AlfredAngier’s review published on Letterboxd:
With Irvin Kershner the director of the best Star Wars film at the helm and a story by John Carpenter the director of the best horror/sci-fi film and a great cast of Faye Dunaway, a young Brad Dourif, a young but still somehow old looking Tommy Lee Jones, René Auberjonois and Raúl Juliá plus the premise of the titular Laura (Dunaway) having psychic visions of a murderer killing her acquaintances maybe my hopes were too high.
The clear influence of the worst aspects of giallo hinders the solid performances with the usual tropes of red herrings in the form of multiple possible killers, a nearly unwatchable middle portion that was incredibly dull, repetitive and unnecessary to the plot or story and felt like a waste of time, a bonkers final twist reveal of the killer that was both incredibly obvious and yet made no sense if you think about it.
Why did they kill all these people around Laura if she's the one they wanted dead and had multiple opportunities to kill her but decided to wait until the end?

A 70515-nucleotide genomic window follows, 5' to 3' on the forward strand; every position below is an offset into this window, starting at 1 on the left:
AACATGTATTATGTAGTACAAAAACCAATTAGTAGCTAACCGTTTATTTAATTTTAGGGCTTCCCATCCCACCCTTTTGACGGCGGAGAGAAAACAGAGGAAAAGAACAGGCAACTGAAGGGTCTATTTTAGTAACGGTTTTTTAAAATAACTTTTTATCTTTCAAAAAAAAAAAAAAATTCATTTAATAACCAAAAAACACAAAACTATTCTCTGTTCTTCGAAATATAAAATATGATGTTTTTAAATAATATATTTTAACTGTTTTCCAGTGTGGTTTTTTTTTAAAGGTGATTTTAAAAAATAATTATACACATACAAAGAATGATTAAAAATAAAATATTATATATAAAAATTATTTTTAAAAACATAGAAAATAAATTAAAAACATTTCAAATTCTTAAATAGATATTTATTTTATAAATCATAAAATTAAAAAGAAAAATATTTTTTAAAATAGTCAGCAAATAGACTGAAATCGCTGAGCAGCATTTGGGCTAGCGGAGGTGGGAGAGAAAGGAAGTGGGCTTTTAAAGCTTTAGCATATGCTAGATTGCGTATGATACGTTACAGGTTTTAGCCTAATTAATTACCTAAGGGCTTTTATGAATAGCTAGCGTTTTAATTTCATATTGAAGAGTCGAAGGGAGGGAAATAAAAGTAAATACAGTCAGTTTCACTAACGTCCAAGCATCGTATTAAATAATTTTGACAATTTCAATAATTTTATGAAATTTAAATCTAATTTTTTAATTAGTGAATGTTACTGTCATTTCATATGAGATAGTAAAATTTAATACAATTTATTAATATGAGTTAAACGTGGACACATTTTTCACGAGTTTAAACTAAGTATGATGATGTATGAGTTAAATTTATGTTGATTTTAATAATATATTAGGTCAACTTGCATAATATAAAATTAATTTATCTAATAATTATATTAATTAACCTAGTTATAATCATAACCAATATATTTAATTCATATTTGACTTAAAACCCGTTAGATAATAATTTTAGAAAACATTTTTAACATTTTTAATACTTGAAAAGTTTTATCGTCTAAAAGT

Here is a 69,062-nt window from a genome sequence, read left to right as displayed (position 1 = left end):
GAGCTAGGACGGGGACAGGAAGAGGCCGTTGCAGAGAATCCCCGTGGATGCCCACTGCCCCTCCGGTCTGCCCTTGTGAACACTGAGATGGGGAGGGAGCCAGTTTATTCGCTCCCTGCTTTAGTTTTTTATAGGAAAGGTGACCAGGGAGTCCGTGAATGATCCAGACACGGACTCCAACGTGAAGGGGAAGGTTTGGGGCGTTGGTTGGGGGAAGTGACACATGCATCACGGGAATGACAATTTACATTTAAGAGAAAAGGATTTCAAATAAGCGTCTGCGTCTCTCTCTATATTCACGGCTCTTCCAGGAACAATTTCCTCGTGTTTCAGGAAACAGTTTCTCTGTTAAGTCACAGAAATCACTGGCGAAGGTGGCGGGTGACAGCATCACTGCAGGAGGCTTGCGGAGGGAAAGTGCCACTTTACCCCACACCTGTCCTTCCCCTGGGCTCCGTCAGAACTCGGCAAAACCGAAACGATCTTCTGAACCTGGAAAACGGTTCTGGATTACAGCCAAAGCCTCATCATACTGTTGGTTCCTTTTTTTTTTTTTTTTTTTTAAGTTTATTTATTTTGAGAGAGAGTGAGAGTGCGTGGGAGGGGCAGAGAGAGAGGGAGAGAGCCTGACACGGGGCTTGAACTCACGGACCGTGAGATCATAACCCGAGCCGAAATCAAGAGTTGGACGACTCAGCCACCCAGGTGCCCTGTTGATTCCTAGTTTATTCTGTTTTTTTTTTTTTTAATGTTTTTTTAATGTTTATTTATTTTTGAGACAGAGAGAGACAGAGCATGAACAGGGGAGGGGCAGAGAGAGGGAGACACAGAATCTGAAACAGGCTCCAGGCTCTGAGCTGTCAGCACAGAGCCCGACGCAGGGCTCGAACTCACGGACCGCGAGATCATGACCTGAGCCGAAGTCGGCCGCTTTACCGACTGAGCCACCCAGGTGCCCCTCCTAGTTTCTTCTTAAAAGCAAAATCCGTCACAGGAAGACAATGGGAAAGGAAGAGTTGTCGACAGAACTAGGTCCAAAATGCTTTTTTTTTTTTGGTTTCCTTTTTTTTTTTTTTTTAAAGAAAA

How and why Laura could see the killings from the perspective of the killer is never explained or delved into either and was just sort of treated in a matter of fact glossed over way.
This could have been so much better as Laura being a provocative photographer of murder tableaux and naked women makes her an interesting figure and lightning rod for controversy with Dunaway more than having the chops to pull off such a complex character but is constantly hindered by the half baked script.
The opening was also oddly hypnotic but unfortunately set up a good film that never came to fruition.
My eyes were not very impressed.